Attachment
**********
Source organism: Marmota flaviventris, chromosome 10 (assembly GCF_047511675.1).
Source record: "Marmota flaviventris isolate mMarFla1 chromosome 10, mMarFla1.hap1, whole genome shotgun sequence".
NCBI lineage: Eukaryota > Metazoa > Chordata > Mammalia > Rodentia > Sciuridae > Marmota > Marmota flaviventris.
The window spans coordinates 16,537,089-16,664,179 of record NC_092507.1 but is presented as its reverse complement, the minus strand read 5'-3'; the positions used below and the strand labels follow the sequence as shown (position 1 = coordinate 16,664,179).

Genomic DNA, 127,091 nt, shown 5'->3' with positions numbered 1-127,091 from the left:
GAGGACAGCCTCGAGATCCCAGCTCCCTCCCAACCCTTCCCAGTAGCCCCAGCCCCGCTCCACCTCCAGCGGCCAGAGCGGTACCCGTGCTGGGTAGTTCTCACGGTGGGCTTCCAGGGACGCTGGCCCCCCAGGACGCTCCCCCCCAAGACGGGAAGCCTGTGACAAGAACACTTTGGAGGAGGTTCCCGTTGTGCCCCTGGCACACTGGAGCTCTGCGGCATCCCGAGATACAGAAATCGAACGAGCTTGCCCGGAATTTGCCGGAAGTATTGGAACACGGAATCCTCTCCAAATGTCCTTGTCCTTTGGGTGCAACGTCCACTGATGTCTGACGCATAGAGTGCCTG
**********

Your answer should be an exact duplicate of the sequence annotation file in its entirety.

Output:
Source organism: Marmota flaviventris, chromosome 10 (assembly GCF_047511675.1).
Source record: "Marmota flaviventris isolate mMarFla1 chromosome 10, mMarFla1.hap1, whole genome shotgun sequence".
NCBI lineage: Eukaryota > Metazoa > Chordata > Mammalia > Rodentia > Sciuridae > Marmota > Marmota flaviventris.
The window spans coordinates 16,537,089-16,664,179 of record NC_092507.1 but is presented as its reverse complement, the minus strand read 5'-3'; the positions used below and the strand labels follow the sequence as shown (position 1 = coordinate 16,664,179).

Genomic DNA, 127,091 nt, shown 5'->3' with positions numbered 1-127,091 from the left:
GAGGACAGCCTCGAGATCCCAGCTCCCTCCCAACCCTTCCCAGTAGCCCCAGCCCCGCTCCACCTCCAGCGGCCAGAGCGGTACCCGTGCTGGGTAGTTCTCACGGTGGGCTTCCAGGGACGCTGGCCCCCCAGGACGCTCCCCCCCAAGACGGGAAGCCTGTGACAAGAACACTTTGGAGGAGGTTCCCGTTGTGCCCCTGGCACACTGGAGCTCTGCGGCATCCCGAGATACAGAAATCGAACGAGCTTGCCCGGAATTTGCCGGAAGTATTGGAACACGGAATCCTCTCCAAATGTCCTTGTCCTTTGGGTGCAACGTCCACTGATGTCTGACGCATAGAGTGCCTG